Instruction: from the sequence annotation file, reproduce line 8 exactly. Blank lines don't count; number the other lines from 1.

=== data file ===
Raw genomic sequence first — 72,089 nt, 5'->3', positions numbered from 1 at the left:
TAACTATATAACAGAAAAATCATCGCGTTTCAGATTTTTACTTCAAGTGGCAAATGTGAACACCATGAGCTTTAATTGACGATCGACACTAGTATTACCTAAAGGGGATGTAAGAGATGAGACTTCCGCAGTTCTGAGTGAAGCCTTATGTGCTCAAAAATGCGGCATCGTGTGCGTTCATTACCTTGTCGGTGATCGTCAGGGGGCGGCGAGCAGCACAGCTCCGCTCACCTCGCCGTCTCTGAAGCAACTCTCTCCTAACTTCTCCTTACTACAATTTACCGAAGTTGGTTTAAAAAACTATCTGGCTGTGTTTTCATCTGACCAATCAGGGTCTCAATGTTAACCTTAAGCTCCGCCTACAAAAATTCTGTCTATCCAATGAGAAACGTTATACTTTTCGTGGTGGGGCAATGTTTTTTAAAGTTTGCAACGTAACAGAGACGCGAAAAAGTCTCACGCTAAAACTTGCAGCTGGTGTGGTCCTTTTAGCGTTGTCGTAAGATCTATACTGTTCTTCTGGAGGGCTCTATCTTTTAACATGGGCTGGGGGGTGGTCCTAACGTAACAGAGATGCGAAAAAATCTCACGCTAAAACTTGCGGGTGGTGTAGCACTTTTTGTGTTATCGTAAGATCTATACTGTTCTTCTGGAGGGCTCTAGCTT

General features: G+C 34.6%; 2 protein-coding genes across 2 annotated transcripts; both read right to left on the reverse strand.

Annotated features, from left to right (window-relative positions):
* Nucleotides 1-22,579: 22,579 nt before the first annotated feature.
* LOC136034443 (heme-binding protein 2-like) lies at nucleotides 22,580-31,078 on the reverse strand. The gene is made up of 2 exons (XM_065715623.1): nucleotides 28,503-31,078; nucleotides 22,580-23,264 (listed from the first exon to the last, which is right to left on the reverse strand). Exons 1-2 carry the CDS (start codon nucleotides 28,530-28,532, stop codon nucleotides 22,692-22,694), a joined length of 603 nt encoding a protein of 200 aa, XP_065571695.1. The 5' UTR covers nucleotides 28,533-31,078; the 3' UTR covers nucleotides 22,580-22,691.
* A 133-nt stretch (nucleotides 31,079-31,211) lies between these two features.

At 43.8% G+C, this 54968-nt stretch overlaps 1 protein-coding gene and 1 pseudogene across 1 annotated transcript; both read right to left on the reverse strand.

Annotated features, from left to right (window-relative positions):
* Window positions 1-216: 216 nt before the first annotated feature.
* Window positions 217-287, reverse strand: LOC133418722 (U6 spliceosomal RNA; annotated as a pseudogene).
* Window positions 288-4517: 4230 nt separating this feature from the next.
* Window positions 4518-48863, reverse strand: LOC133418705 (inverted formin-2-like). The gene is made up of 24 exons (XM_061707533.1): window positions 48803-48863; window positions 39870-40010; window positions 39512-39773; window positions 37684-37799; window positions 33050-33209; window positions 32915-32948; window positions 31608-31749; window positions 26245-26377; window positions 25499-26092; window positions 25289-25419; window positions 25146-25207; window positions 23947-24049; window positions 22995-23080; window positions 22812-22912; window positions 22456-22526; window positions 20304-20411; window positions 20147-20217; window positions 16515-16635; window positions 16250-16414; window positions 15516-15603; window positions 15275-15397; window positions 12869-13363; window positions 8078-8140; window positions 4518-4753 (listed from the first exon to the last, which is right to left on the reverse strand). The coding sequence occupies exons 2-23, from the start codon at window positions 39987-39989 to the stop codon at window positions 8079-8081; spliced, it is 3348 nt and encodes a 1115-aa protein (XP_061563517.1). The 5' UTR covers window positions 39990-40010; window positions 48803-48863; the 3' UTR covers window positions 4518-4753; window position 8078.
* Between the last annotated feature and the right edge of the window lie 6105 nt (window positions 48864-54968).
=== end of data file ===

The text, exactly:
At 43.8% G+C, this 54968-nt stretch overlaps 1 protein-coding gene and 1 pseudogene across 1 annotated transcript; both read right to left on the reverse strand.